B. Tunneling techniques

Submucosal tunneling with endoscopic resection

Technical details

In submucosal tunneling with endoscopic resection (STER), a submucosal fluid cushion is created by injecting a mixed solution of normal saline, indigo carmine, and epinephrine, along the proximal margin of the tumor. This creates a submucosal tunnel between the mucosal and muscular layer. This submucosal tunnel should ideally end 1 cm distal to the tumor, to ensure adequate working space and satisfactory endoscopic view of the tumor. The crux of the STER procedure is the creation of a mucosal incision with submucosal tunneling of the endoscope along the fluid cushion. This ensures that there remains an intact cover of mucosa during the resection. The tumor is then enucleated and extracted. After hemostasis is performed, the entrance to the submucosal tunnel is closed with endoscopic clips (Fig. 3) [12].


A retrospective study of 180 patients was performed by Chen et al. [12]. All patients had upper gastrointestinal subepithelial tumors that were resected using the STER technique. Only 1 patient required additional surgery. Adverse events were encountered in 8.3% of the patients, with no severe mediastinal or intra-abdominal infections. Of these, 177 patients were followed up for a median duration of 36 months, and all of them were free from local recurrences or distant metastasis. Thus, their study showed that STER is an effective and safe resection technique for upper gastrointestinal subepithelial tumors.
The use of a submucosal tunnel in STER also reduces the likelihood of intraperitoneal contamination by gastric contents, and minimizes the likelihood of intraperitoneal tumor cell dissemination [6]. This promotes faster wound healing and patient recovery.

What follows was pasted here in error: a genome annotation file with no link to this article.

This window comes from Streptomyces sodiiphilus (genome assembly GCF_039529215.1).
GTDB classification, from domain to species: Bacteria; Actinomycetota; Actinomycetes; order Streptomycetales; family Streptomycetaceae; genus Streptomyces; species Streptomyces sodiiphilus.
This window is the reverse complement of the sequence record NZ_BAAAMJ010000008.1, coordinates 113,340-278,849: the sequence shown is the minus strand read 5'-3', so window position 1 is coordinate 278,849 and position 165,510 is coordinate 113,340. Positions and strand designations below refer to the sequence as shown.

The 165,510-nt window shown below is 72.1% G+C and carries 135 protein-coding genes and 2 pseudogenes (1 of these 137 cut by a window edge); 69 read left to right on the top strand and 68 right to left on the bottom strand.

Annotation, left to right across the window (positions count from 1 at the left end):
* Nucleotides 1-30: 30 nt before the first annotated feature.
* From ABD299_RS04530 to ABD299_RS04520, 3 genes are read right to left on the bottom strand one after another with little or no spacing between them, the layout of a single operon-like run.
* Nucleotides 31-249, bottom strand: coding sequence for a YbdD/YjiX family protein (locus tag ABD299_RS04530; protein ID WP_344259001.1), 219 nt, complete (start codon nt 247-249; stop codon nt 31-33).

In certain parts of the gastrointestinal tract, creation of a submucosal tunnel might be anatomically challenging [6]. In such cases, it would be more appropriate to perform non-tunneling EFTR methods.

C. Collaborative techniques

One of the most common collaborative techniques between surgeons and endoscopists is laparoscopic and endoscopic cooperative surgery (LECS). LECS is an accepted technique of minimally invasive laparoscopic wedge resection, and is commonly used during surgery for GISTs.

Technical details

In this technique performed under direct endoscopic visualization, the tumor is resected en bloc in a full-thickness fashion using endoscopic and/or laparoscopic techniques. Laparoscopic staplers or laparoscopic suturing is then used to close the defect in the gastric wall (Fig. 4) [13].


The main advantage of LECS is its precise determination of the tumor boundary on endoscopy. This allows for R0 resection while minimizing the amount of gastric tissue resected. This leads to functional and anatomical preservation of the gastrointestinal tract [12].


However, an innate flaw of LECS is the deliberate gastric perforation that can be associated with peritoneal contamination by tumor cells dispersed from the primary tumor and bacterial infection from intragastric luminal contents.

D. Non-exposed techniques

Technical details

To prevent spillage of the gastric intraluminal contents into the peritoneal cavity, Mitsui et al. described a type of LECS called non-exposed endoscopic wall-inversion surgery (NEWS) [14]. In NEWS, markings are made on the mucosa around the lesion, as well as on the serosal surface. The submucosal layer is then injected with a solution and circumferential seromuscular layer incision is performed. Suturing is then performed in the seromuscular space with inversion of the lesion using a gauze spacer, causing protrusion of the gastric mucosa due to the inverted tissue. The muco-submucosal layer is then incised and endoscopic clips are placed to close the artificial linear ulcer. The specimen is then extracted orally using an endoscopic retrieval device. The crux of NEWS is to first place the sutures to secure the resection site, and then complete the resection (Fig. 5).